Many survivors of violent crimes and sexual assault experience emotional shock. Part of this process is for survivors to take control of their lives again. In order to do this, survivors must be certain that they are receiving the care and information to which they are entitled. Know your rights!
As a survivor, you have the right:
- To call the Orange County Rape Crisis Center’s 24-Hour Help Line at 1-866-WE LISTEN for support, even if you’re not sure if what happened to you was rape.
- To determine whether or not you want to report the assault to the police.
- To request to be interviewed by a female officer if you decide to make a report. (This may result in delays in reporting.)
- To report a crime, but not proceed with prosecution.
- To make a blind report, where you report the crime without giving your name.
- To withdraw your testimony against the attacker at any time.
- To be treated in a considerate and sensitive manner.
- To sue a person or company for negligence, if you were assaulted in a place having unsafe conditions .
- To contact and be contacted (where and when you wish) by the police or court.
- To get copies of police reports.
- To report the attack to the police and expect that all avenues within the law will be pursued to find and convict the offender.
- To file a third-party report (i.e. a rape crisis center reports the crime but does not disclose your name).
- To not be exposed to prejudice because of your race, age, class, lifestyle, or occupation.
- To be considered a rape survivor regardless of the relationship of the assailant to you (for example, spouse, acquaintance, relative, etc.).
- To be loved—you have done nothing wrong.
As a patient, you have the right:
- To call your personal doctor.
- To refuse the collection of medical evidence, even though you may request STD and pregnancy tests.
- To privacy during treatment or collection of evidence.
- To have the examination without a parent or guardian present, even if you are a minor.
- To request that police officers leave the examining room.
- To request that a friend, family member, or Companion stays with you in the examination room.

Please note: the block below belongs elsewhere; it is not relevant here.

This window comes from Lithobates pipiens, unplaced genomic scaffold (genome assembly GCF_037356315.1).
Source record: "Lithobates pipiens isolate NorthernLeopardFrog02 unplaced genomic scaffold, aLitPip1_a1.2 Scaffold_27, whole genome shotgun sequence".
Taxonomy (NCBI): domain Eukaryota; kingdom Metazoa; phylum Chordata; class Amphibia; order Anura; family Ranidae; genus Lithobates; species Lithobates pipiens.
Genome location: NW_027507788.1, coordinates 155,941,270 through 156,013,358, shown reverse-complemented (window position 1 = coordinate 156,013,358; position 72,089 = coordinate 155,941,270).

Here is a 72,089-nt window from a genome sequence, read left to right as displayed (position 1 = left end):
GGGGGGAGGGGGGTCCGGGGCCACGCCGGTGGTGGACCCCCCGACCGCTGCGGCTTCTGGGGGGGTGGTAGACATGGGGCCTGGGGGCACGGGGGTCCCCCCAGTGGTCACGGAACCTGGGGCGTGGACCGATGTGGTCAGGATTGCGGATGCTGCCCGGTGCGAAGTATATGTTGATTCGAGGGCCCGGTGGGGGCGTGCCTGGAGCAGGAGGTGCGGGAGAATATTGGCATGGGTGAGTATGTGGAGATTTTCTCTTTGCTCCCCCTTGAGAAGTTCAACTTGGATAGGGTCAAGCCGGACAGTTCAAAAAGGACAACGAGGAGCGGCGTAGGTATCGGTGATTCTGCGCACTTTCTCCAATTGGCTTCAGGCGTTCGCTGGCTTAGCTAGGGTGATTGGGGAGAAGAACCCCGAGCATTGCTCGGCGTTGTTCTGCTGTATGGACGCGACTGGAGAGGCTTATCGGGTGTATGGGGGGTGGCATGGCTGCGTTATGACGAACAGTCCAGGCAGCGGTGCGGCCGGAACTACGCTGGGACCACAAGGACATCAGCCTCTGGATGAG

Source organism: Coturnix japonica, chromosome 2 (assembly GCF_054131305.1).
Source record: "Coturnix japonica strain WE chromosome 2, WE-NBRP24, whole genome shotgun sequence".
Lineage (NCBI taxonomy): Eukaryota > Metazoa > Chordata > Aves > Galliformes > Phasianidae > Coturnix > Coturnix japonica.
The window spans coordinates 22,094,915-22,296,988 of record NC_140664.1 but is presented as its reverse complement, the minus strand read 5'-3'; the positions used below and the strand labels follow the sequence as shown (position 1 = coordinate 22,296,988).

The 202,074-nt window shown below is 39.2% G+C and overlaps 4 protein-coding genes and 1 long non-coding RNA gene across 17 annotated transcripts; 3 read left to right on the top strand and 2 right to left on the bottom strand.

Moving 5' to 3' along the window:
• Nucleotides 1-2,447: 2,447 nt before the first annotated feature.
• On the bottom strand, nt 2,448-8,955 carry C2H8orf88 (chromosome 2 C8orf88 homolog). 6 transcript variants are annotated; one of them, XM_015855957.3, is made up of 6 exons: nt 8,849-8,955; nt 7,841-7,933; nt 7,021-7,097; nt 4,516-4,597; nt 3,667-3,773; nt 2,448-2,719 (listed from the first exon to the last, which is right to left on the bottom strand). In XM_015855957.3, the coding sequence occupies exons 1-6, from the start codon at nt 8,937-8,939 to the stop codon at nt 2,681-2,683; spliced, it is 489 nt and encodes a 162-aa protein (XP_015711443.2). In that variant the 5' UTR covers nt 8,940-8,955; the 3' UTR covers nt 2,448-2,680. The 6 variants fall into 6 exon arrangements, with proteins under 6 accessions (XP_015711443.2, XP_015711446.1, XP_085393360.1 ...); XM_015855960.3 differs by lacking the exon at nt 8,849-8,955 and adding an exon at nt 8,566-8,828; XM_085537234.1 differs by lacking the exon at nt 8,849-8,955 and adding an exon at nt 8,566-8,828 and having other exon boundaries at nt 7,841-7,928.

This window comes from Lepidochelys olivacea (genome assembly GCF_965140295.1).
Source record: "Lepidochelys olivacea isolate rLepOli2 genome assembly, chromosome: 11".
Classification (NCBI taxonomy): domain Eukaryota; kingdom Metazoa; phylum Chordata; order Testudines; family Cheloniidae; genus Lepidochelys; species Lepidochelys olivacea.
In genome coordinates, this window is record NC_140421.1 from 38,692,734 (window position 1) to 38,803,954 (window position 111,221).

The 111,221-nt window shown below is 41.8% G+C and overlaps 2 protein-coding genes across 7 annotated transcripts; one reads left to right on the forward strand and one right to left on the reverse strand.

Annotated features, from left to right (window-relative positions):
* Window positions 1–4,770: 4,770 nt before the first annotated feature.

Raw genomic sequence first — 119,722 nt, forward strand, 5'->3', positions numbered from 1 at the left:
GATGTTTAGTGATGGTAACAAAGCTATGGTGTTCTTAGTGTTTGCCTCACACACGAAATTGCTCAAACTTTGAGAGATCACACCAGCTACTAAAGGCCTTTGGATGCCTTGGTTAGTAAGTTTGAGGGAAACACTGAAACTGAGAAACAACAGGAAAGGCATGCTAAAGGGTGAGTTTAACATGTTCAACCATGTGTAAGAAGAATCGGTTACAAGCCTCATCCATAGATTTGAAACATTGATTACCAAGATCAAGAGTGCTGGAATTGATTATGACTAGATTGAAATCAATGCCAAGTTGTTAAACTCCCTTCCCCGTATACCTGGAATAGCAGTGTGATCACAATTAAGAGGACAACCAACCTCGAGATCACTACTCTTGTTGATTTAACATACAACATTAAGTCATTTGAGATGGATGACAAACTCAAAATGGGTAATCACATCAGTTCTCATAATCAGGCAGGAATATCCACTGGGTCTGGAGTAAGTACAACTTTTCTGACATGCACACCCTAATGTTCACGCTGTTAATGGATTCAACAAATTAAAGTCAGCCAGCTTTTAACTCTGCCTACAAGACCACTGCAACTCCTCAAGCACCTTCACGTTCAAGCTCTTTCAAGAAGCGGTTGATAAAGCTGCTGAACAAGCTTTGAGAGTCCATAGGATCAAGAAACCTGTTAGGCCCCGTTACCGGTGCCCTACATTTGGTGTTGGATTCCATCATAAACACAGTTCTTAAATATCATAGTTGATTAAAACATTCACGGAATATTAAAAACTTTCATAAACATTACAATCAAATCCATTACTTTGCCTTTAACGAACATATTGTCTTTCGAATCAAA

- To have each procedure explained in detail before it is done.
- To an explanation of the reason for every test, form, and procedure.
- To get copies of medical reports.
- To apply for reimbursement for certain medical expenses.
- To strict confidentiality.
- To have common reactions such as sleeplessness, nightmares, anxiety, and fear, and not have these reactions considered abnormal behavior.
As a court witness, you have the right:
- To be asked only those questions that are relevant to a court case.
- To attend all proceedings that are not closed to you as a witness or to the public.
- To a translator in court if you do not speak English.
- To any court records that are public.
- To have your own attorney present during the proceedings. If you are a minor, you have the right to testify in closed chambers or to have your parents excused from the courtroom during your testimony.
- To be informed of the parole date and release from jail if your assailant is found guilty and sent to prison.
- To have someone with you (a friend, relative, rape crisis counselor, etc.) at police and court proceedings.
- To not be asked questions about prior sexual experience with anyone other than the defendant.
- To sue the suspect in civil proceedings.
Finally, you have the right to survive — which means that you have the right to request everything that you need in making the transition from victim to survivor.
Reprinted with permission from the Santa Cruz Sexual Assault Response Team (SART).